Russia celebrated Sunday the 50th anniversary of the maiden flight of the first woman in space—a Soviet national hero who went by the call name "Seagull" and captured the imaginations of girls around the world.
Valentina Tereshkova, now a lawmaker for Russia's ruling party, blasted off in a Vostok-6 spaceship two years after Yuri Gagarin's historic first manned flight in 1961.
The 76-year-old remains the only women to have ever made a solo flight in space.
"The importance of this event is impossible to overestimate in the history of Russian and world space travel," Russian Prime Minister Dmitry Medvedev said in a congratulatory message to Tereshkova.
State television celebrated by running documentaries about Tereshkova's life while the former cosmonaut herself spent the day commemorating a new space museum in her native region of Yaroslavl.
"You have to love your country—love it so hard that your heart is ready to stop," Tereshkova said in a documentary aired on Russia's state rolling news channel.
Soviet authorities in April 1962 had initially whittled down their list to five prospective candidates as they competed against the United States for space supremacy during the Cold War.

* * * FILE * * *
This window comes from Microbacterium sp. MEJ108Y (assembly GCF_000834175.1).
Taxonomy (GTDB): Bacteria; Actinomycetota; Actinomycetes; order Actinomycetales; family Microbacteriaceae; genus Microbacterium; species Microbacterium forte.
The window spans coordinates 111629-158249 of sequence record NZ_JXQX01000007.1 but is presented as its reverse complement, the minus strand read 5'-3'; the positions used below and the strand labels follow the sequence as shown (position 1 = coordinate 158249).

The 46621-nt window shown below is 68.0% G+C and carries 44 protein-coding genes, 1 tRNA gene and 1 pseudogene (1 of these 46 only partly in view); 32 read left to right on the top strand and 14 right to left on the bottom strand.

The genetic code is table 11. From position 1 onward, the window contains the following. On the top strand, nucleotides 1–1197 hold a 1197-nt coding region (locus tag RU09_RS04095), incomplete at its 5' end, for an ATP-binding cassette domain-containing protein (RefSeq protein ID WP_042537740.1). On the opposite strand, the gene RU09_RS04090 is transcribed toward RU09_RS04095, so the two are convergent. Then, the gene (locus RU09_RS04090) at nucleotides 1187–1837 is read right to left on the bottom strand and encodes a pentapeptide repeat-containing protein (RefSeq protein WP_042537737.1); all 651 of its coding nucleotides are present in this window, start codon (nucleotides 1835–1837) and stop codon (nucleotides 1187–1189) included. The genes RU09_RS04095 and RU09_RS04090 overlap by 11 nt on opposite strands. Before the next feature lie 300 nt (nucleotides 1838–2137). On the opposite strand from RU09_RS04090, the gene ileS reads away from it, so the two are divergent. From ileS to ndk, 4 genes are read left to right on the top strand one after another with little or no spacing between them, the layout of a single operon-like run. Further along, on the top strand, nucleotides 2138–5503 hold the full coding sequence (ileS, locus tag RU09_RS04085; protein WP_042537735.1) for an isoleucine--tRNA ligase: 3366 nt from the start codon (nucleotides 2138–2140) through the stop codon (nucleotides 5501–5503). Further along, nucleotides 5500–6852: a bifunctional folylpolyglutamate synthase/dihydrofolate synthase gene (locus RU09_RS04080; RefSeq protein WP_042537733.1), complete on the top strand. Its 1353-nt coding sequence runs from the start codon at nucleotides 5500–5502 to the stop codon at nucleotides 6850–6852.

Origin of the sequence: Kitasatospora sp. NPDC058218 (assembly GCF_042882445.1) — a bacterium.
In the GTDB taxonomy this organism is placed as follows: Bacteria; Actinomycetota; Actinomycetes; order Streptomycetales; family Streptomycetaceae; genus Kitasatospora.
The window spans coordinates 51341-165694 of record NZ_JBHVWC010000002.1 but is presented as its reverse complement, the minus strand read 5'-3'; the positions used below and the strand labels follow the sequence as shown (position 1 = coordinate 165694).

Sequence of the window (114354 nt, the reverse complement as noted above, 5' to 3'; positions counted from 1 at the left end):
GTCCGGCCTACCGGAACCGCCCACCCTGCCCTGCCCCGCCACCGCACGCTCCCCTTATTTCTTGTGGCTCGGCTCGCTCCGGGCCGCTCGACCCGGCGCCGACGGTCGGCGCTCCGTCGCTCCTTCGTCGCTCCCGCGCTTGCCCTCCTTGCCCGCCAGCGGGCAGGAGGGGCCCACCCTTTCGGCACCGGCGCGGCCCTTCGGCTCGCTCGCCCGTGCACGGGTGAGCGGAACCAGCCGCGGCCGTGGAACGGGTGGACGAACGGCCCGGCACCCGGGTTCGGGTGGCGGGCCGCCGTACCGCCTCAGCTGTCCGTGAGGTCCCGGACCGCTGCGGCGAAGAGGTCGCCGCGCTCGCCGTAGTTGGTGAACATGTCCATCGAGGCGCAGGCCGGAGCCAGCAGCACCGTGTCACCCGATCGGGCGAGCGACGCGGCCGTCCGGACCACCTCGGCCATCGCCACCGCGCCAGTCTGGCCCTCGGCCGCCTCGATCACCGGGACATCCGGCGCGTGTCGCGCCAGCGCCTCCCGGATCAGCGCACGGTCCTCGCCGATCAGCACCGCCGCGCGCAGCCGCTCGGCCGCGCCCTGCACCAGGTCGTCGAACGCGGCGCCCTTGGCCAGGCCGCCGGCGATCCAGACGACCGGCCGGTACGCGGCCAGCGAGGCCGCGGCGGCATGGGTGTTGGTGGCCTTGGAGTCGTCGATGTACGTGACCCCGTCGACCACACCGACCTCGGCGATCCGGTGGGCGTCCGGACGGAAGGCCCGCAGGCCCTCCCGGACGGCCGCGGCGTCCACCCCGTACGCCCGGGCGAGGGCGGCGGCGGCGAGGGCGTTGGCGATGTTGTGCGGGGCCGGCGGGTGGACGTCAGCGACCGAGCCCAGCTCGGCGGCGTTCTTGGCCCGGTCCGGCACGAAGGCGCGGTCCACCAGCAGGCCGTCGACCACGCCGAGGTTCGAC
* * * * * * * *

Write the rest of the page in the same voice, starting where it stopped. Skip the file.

Their choice eventually settled on textile factory worker Tereshkova—the child of a peasant family and a Communist Youth (Komsomol) leader who had already performed 90 parachute jumps.
Tereshkova was not allowed to confide even in family members. They only learned of her exploits when Moscow announced it to the entire world.
She circled Earth 48 times during her three-day mission.
In the past few years, press speculation has said that she was space sick for much of this time and unable to perform some basic functions or respond to commands from ground control.
But Tereshkova blamed everything on mistakes with how the computer software had been programmed and denied feeling ill during the flight.
"A problem appeared on the first day of the flight," Tereshkova told a press conference last week.
"Due to a technical error, the spaceship was programmed not for a landing but for taking the ship into a higher orbit," she said.
Tereshkova's adventures did not end in space.
She also was nearly killed when a failed assassin opened fire in January 1969 on a limousine that he thought was carrying the late Soviet leader Leonid Brezhnev.
The car was actually taking Tereshkova and three of her fellow cosmonauts to a Kremlin event.
"A few of the bullets whizzed by under my feet," Tereshkova told the Komsomolskaya Pravda daily.
More than 40 women from the United States have gone into space since Tereshkova but only one other Russian has made it—Yelena Kondakova in 1994 and 1997.
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